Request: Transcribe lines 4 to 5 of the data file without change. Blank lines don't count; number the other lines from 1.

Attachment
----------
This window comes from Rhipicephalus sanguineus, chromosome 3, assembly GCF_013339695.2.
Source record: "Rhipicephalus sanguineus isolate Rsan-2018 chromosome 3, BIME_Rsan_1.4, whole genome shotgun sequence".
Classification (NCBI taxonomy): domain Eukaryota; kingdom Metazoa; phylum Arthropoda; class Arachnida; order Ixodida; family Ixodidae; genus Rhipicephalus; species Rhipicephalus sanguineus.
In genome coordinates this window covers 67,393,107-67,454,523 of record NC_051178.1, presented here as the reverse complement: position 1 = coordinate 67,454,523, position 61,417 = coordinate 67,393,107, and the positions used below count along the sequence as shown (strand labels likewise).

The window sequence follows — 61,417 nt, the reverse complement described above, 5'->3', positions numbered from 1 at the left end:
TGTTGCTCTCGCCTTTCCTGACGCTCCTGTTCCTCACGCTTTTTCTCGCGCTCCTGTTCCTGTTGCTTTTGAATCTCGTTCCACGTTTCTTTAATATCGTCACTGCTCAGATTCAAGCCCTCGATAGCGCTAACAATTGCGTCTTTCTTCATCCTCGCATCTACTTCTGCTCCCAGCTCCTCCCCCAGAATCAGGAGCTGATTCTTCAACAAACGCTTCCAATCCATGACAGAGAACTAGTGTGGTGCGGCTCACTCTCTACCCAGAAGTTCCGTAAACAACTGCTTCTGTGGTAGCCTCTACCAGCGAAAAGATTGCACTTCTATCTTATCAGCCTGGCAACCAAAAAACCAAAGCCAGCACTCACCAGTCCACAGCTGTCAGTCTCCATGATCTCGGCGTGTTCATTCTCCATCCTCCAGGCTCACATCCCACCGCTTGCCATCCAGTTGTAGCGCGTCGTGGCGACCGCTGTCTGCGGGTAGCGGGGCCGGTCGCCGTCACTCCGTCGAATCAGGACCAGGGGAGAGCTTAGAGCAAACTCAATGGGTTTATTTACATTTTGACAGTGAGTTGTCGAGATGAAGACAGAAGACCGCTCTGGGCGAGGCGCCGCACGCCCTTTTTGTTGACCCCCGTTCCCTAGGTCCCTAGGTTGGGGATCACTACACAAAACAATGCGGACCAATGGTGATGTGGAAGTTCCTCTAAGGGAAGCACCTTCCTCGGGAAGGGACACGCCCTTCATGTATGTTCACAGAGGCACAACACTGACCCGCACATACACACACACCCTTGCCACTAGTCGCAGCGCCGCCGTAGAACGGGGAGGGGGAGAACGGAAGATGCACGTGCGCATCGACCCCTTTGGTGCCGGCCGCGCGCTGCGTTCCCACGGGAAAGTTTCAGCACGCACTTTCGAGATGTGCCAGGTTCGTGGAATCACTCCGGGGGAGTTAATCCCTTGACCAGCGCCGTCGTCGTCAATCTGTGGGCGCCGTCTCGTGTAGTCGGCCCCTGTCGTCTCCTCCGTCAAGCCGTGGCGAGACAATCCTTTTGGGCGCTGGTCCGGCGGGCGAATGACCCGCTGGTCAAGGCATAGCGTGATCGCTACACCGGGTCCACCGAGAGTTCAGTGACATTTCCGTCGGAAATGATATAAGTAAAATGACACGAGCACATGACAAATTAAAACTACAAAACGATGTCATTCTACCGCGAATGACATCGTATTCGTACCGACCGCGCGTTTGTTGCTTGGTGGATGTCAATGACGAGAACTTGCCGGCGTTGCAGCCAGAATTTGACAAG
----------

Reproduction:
In genome coordinates this window covers 67,393,107-67,454,523 of record NC_051178.1, presented here as the reverse complement: position 1 = coordinate 67,454,523, position 61,417 = coordinate 67,393,107, and the positions used below count along the sequence as shown (strand labels likewise).

The window sequence follows — 61,417 nt, the reverse complement described above, 5'->3', positions numbered from 1 at the left end: